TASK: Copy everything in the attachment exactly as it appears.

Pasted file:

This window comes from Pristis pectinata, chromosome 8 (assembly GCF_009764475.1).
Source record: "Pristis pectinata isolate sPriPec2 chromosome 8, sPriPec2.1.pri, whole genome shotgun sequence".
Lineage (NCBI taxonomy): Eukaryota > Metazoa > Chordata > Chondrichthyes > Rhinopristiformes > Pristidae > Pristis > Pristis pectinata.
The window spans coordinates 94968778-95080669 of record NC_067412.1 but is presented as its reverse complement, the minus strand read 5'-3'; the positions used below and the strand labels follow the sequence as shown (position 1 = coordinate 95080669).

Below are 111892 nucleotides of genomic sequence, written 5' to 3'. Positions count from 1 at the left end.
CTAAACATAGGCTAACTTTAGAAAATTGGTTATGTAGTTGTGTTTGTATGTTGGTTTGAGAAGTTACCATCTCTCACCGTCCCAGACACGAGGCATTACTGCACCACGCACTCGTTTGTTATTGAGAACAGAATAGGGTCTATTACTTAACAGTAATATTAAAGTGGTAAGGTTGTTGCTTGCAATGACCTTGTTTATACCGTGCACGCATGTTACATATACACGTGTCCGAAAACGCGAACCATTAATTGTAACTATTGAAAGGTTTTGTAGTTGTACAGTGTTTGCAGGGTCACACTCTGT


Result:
This window comes from Pristis pectinata, chromosome 8 (assembly GCF_009764475.1).
Source record: "Pristis pectinata isolate sPriPec2 chromosome 8, sPriPec2.1.pri, whole genome shotgun sequence".
Lineage (NCBI taxonomy): Eukaryota > Metazoa > Chordata > Chondrichthyes > Rhinopristiformes > Pristidae > Pristis > Pristis pectinata.
The window spans coordinates 94968778-95080669 of record NC_067412.1 but is presented as its reverse complement, the minus strand read 5'-3'; the positions used below and the strand labels follow the sequence as shown (position 1 = coordinate 95080669).

Below are 111892 nucleotides of genomic sequence, written 5' to 3'. Positions count from 1 at the left end.
CTAAACATAGGCTAACTTTAGAAAATTGGTTATGTAGTTGTGTTTGTATGTTGGTTTGAGAAGTTACCATCTCTCACCGTCCCAGACACGAGGCATTACTGCACCACGCACTCGTTTGTTATTGAGAACAGAATAGGGTCTATTACTTAACAGTAATATTAAAGTGGTAAGGTTGTTGCTTGCAATGACCTTGTTTATACCGTGCACGCATGTTACATATACACGTGTCCGAAAACGCGAACCATTAATTGTAACTATTGAAAGGTTTTGTAGTTGTACAGTGTTTGCAGGGTCACACTCTGT